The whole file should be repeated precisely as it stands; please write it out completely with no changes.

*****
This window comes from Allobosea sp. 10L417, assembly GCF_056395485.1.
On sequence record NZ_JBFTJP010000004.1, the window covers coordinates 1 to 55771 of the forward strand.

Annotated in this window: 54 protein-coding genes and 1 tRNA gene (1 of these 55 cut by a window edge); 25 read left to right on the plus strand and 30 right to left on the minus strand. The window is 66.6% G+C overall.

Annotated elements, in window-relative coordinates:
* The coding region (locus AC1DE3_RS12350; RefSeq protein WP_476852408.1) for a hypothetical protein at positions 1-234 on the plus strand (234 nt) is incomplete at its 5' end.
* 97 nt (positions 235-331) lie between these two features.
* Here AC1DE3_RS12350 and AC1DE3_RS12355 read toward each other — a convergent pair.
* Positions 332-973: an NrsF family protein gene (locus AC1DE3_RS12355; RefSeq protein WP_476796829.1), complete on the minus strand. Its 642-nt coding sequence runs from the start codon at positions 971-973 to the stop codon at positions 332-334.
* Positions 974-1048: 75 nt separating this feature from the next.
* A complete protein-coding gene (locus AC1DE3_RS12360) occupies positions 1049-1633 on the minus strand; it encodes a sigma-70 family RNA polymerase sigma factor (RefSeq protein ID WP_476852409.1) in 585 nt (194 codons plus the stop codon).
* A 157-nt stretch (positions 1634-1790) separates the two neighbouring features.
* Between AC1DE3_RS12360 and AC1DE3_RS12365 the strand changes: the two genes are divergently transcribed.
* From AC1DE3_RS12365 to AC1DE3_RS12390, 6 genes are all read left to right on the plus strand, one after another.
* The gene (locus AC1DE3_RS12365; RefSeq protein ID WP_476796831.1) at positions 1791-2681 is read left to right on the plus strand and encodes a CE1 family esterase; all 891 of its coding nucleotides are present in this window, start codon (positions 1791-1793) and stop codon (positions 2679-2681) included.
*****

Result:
This window comes from Allobosea sp. 10L417, assembly GCF_056395485.1.
On sequence record NZ_JBFTJP010000004.1, the window covers coordinates 1 to 55771 of the forward strand.

Annotated in this window: 54 protein-coding genes and 1 tRNA gene (1 of these 55 cut by a window edge); 25 read left to right on the plus strand and 30 right to left on the minus strand. The window is 66.6% G+C overall.

Annotated elements, in window-relative coordinates:
* The coding region (locus AC1DE3_RS12350; RefSeq protein WP_476852408.1) for a hypothetical protein at positions 1-234 on the plus strand (234 nt) is incomplete at its 5' end.
* 97 nt (positions 235-331) lie between these two features.
* Here AC1DE3_RS12350 and AC1DE3_RS12355 read toward each other — a convergent pair.
* Positions 332-973: an NrsF family protein gene (locus AC1DE3_RS12355; RefSeq protein WP_476796829.1), complete on the minus strand. Its 642-nt coding sequence runs from the start codon at positions 971-973 to the stop codon at positions 332-334.
* Positions 974-1048: 75 nt separating this feature from the next.
* A complete protein-coding gene (locus AC1DE3_RS12360) occupies positions 1049-1633 on the minus strand; it encodes a sigma-70 family RNA polymerase sigma factor (RefSeq protein ID WP_476852409.1) in 585 nt (194 codons plus the stop codon).
* A 157-nt stretch (positions 1634-1790) separates the two neighbouring features.
* Between AC1DE3_RS12360 and AC1DE3_RS12365 the strand changes: the two genes are divergently transcribed.
* From AC1DE3_RS12365 to AC1DE3_RS12390, 6 genes are all read left to right on the plus strand, one after another.
* The gene (locus AC1DE3_RS12365; RefSeq protein ID WP_476796831.1) at positions 1791-2681 is read left to right on the plus strand and encodes a CE1 family esterase; all 891 of its coding nucleotides are present in this window, start codon (positions 1791-1793) and stop codon (positions 2679-2681) included.